Some psychiatric associations, however, have not been so forthcoming. For example, South Africa’s Truth and Reconciliation Commission, which in 1997 investigated apartheid crimes, reported that the South African Society of Psychiatrists “did not play a proactive role in ensuring that the human rights of mentally ill people were upheld” during apartheid.[11] A UN report concluded that the society had resorted to “blatant falsehood in its defense of South African psychiatric care.”[12] Black patients were warehoused in privately owned institutions, electroshocked without anesthetic, and used for unpaid labor. According to a 1983 World Health Organization report, “This situation has no parallel in the history and present state of psychiatric care; it certainly does have a parallel in the ownership and trading of slaves.” The report further stated that “in no other medical field in South Africa is the contempt of the person, cultivated by racism, more concisely portrayed than in psychiatry.”[13]

CCHR says more than just apologies are needed and they must also be given without added platitudes about how conditions have “changed.” The RANZCP apology drew harsh criticism when it added, “We are committed to people receiving the best mental health care, guided by evidence and expertise” and “Now, psychiatrists work transparently and collaboratively, in teams, with supervision, and ongoing training and development.”

However, a recent WHO and United Nations guideline clearly shows there is ongoing abuse, stating: “Coercion remains a core component of existing mental health laws across jurisdictions and is a major concern.” Such practices include “involuntary hospitalization, involuntary medication, involuntary electroconvulsive therapy, seclusion, and physical, chemical and mechanical restraint.” These “violate the right to be protected from torture or cruel, inhumane and degrading treatment….” and should be prohibited.[14]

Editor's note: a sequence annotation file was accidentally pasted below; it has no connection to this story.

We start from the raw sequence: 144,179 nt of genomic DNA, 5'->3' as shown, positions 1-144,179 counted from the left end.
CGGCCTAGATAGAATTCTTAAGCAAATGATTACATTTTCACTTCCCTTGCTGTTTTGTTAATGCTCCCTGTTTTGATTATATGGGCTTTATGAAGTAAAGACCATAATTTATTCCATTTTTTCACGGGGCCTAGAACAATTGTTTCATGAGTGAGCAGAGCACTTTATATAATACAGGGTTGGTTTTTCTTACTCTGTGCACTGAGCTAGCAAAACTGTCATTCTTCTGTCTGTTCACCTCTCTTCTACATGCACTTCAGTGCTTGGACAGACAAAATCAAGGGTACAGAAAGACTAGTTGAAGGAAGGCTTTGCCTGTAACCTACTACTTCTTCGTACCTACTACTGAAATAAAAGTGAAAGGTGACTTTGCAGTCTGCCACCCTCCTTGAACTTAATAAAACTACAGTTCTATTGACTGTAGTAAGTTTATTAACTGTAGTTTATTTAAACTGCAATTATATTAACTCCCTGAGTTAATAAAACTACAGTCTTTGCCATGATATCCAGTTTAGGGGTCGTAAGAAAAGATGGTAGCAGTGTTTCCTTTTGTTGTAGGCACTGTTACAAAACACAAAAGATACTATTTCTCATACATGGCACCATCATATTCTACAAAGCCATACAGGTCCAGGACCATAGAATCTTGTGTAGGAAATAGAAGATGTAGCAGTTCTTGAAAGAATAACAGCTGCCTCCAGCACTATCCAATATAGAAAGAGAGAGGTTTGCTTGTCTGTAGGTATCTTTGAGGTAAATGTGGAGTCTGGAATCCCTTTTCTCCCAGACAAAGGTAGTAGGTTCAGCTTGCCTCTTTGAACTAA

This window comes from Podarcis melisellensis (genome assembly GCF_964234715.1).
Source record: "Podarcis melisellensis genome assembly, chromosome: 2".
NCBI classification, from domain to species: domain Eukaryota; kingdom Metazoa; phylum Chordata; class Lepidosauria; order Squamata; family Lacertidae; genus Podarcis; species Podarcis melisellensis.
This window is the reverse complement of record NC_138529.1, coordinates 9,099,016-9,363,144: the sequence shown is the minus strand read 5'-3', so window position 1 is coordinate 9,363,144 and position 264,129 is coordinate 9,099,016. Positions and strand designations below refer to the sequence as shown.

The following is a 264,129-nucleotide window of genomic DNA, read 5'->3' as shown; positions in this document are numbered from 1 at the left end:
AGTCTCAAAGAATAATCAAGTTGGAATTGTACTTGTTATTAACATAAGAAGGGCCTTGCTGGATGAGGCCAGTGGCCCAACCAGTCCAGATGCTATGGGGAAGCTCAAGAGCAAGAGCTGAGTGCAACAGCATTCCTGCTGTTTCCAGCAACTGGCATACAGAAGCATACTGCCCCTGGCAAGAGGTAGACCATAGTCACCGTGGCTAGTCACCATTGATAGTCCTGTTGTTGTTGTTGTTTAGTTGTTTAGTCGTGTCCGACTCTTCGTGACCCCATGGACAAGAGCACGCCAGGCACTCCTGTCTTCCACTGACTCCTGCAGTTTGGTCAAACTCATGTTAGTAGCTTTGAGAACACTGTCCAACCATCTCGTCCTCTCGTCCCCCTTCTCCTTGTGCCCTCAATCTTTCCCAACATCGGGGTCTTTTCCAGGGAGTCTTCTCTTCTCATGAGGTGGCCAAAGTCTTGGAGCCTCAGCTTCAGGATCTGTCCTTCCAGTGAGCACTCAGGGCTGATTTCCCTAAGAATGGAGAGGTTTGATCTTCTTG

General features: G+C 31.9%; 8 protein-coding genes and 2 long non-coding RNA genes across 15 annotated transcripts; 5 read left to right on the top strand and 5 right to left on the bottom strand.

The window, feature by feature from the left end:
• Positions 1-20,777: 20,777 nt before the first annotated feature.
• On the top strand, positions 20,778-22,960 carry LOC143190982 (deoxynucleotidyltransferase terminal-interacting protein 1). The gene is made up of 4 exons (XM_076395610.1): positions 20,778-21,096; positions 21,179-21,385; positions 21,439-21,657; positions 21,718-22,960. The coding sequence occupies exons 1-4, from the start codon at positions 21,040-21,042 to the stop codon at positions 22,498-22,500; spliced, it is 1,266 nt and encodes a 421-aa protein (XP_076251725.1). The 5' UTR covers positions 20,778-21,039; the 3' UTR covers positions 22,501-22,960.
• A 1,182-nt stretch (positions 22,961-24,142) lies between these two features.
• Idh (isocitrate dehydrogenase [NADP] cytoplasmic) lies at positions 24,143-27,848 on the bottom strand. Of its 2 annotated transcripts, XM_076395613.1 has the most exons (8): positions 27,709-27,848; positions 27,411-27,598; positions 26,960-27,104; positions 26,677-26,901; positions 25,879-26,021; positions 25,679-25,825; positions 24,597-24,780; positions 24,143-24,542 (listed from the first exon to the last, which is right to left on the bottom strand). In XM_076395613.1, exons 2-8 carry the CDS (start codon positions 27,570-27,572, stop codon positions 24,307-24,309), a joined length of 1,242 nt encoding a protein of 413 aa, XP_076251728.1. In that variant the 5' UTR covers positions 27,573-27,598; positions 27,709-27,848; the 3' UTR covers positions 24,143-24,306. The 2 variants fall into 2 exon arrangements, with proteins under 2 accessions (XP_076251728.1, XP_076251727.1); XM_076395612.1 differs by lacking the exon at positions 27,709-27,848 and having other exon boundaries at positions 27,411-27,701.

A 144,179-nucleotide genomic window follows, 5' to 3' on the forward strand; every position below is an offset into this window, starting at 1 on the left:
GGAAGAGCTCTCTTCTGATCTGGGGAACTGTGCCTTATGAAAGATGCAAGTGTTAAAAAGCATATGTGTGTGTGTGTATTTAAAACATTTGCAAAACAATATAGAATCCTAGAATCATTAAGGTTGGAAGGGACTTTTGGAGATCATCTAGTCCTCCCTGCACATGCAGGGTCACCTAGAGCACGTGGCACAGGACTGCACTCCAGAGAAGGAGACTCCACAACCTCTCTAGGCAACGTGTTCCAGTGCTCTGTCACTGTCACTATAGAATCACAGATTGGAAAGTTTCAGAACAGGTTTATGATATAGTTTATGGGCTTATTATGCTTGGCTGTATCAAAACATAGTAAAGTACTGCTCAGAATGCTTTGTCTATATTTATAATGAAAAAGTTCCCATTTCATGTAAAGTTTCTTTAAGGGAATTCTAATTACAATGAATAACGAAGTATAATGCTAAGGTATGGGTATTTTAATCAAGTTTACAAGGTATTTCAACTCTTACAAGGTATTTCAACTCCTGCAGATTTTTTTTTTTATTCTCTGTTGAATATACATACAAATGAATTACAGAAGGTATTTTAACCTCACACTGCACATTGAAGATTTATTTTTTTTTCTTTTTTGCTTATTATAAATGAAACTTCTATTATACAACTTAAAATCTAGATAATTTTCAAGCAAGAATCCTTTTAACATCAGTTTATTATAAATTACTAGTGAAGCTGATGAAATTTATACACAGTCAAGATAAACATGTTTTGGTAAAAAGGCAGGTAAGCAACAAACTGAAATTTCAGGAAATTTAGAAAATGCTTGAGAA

To prevent such abuse, the guideline says access to justice is “essential to accountability.” Bypassing colleges and associations who may put reputation above protecting patients or admitting to their abuse, implementing the guideline would allow “persons interacting with mental health services to challenge human rights violations and enforce rights, including the right to an effective remedy…. Effective remedies also entail the duty to investigate and bring to justice those who are responsible, to hold them to account, combat impunity and prevent repetition of violations.”[15]

In the meantime, CCHR continues to call for all electroshock treatment to be prohibited, with its most recent protest held on February 22 outside an American College of Psychiatrists’ convention held in New Orleans. Report abuse to CCHR.

About CCHR: CCHR was founded in 1969 by the Church of Scientology and the late Dr. Thomas Szasz, Professor of Psychiatry. It has obtained over 190 laws to protect the rights of mental health patients, including the prohibition of dangerous psychiatric treatments with criminal penalties if administered.









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[12] “The Case for South Africa’s Expulsion from International Psychiatry,” United Nations Centre Against Apartheid report, May 1984

[13] “Apartheid and Health,” WHO report (Geneva) 1983, pp. 166-248



Contact Info:
Name: Amber Rauscher
Email: Send Email
Organization: Citizens Commission on Human Rights International
Address: 6616 Sunset Boulevard, Los Angeles, California 90028, United States
Phone: +1-323-467-4242

Source: PressCable

Release ID: 89122409